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. Last Updated: 07/27/2016

VIEW FROM AMERICA: N.Y. Mayor Should Try Life on Streets




Suppose New York City's Rudy Giuliani had to go sleep in a homeless shelter.


I'll admit, it's one of those too-good-to-be-true outcomes that only occurs in a Dan Aykroyd movie. But seriously, all he'd have to do is have some bad luck, lose his income, his well-connected friends, and suffer a chronic mental or physical disability only slightly more severe than the egomaniacal personality disorders that already afflict him.


Then set him loose with a five-dollar bill in one of the most expensive housing markets on Earth. It is not at all hard to imagine such a notoriously difficult and irritating man quickly wearing out his welcomes with the few friends who'd still put up with him. Can anybody think of a more obnoxious in-law to have wallowing and snoring on the living room sofa?


If everyone else resorted to ear plugs, he'd harangue the family dog and, worse, fail to see any remote connection between his plight and the fate of people who end up in homeless shelters.


Yes, you get a pretty good idea of what Giuliani's wife has had to put up with all these years.


The idea of Giuliani in urine-soaked rags may be an immensely satisfying fantasy, but it doesn't even approach the movie-script excess of the armed raids staged recently by the Giuliani regime on the city's homeless shelters. These produced the arrests and incarceration of 129 unfortunate people, all but six of whom were guilty only of not having answered summonses for minor crimes that included urinating in public and drinking on the subway. Both these practices are encouraged at bar carts and in toilets on comfortable suburban trains but criminalized in the facilities of the city's Transit Authority.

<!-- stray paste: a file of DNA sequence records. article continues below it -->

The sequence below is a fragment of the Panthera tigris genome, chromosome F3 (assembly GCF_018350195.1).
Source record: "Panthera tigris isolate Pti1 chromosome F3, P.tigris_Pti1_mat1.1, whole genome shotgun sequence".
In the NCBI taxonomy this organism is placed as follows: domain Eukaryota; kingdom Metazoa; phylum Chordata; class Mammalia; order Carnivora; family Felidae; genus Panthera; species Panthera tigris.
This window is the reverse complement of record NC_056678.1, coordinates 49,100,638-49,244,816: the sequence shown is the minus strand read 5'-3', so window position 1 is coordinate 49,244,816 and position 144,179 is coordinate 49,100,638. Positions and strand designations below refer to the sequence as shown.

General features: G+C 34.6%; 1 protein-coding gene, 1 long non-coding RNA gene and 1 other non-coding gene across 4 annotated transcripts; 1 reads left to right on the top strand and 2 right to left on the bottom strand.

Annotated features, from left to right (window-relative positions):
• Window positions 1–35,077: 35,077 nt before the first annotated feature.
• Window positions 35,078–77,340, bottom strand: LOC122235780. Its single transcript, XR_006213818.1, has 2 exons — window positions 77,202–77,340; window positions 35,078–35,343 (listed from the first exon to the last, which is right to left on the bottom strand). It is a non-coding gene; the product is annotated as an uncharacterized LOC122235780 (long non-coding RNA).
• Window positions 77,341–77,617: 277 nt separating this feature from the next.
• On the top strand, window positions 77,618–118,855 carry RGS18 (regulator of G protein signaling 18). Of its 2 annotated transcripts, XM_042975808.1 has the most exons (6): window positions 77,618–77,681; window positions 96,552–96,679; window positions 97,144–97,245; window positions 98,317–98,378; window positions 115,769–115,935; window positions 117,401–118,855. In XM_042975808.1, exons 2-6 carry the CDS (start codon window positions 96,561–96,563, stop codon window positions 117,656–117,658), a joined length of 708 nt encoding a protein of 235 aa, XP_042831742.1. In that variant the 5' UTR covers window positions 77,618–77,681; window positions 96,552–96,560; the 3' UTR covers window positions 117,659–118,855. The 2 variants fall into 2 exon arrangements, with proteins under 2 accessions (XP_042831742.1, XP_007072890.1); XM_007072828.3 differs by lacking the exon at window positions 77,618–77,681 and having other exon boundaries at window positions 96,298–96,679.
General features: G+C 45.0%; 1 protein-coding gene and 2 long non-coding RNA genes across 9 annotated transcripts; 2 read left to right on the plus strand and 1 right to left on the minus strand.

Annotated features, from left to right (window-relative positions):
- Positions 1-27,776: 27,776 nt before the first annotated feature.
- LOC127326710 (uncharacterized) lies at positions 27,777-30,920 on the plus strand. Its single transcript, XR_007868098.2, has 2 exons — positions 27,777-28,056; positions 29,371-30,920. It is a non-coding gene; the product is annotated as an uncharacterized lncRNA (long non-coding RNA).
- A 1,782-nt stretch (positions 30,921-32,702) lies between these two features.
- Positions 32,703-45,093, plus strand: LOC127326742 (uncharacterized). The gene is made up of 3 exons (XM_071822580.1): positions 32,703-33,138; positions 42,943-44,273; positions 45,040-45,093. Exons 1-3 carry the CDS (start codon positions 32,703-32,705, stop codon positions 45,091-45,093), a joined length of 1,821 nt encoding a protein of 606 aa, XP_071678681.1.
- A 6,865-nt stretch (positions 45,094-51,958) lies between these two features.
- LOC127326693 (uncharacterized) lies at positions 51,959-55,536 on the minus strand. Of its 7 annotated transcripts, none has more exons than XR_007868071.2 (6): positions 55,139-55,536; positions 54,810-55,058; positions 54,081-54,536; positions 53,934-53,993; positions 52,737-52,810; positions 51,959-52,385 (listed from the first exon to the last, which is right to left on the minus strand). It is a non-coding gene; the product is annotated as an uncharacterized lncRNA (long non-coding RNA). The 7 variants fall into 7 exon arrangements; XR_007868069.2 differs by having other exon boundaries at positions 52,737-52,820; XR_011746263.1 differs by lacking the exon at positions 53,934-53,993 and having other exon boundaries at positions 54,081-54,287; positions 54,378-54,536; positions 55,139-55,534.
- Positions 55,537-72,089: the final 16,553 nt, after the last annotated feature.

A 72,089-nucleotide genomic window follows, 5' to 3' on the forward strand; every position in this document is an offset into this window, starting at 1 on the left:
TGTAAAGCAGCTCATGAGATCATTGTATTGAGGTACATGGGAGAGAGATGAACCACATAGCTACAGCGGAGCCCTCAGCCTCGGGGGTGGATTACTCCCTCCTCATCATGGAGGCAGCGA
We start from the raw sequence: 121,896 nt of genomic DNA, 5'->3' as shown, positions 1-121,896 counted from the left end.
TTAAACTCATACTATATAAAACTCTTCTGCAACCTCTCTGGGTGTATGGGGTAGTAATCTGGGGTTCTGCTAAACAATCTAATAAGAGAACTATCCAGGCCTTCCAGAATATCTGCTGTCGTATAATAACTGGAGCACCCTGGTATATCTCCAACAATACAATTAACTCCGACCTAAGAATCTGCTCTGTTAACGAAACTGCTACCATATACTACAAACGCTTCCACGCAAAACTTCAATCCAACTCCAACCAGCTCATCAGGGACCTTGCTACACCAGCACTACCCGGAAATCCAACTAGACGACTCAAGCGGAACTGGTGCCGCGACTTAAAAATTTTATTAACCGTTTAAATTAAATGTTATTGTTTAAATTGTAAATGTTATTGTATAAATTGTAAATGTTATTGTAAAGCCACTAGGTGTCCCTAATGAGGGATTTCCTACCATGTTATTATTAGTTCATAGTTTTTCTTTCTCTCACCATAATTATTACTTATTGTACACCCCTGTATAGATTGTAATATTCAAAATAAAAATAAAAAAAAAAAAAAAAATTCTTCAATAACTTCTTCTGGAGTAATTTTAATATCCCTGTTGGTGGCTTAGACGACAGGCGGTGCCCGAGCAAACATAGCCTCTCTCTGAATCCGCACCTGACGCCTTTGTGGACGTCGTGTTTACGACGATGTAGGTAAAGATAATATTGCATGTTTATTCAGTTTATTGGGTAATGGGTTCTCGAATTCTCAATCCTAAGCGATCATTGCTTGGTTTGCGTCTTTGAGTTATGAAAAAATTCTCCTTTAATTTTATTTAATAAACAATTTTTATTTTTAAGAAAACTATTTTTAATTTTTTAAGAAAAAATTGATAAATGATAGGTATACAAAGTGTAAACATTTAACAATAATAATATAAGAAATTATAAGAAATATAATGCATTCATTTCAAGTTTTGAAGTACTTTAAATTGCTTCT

Staged on one of the coldest nights of the year, the raids maximized the chances of finding an expanded pool of shivering victims. One sweep was conducted at the Fort Washington Armory, which is reserved for the mentally ill, an often confused and forgetful population you might expect to have an elevated rate of ignoring a summons. If he'd stopped and frisked the entire population of a single rush-hour subway train, couldn't Giuliani have found the same percentage of "fugitives" from justice?


In Mussolini's Rome, trains ran on time. There are today German cities, models of civic order, where you can be arrested for yelling in the streets, where jaywalking is unknown. In Tokyo, you can see pedestrians on a Sunday, meekly obeying "don't walk" signs when there is not a car in sight. In Singapore, they'll arrest you for chewing gum.


All these cities have two things in common: They do not have a pathologically histrionic mayor who makes arresting people seem like a gleeful game; and they are not New York. Any city forced into such molds of suffocating conformity, its very art museums purged, its sidewalk vendors chased, its educators intimidated, its homeless harassed, its streets a theater of mass obedience, its government authoritarian in nature and attitude, might be bearable.


But what unforgiving tyrant would recognize it as New York?


Robert Reno writes for Newsday where this originally appeared.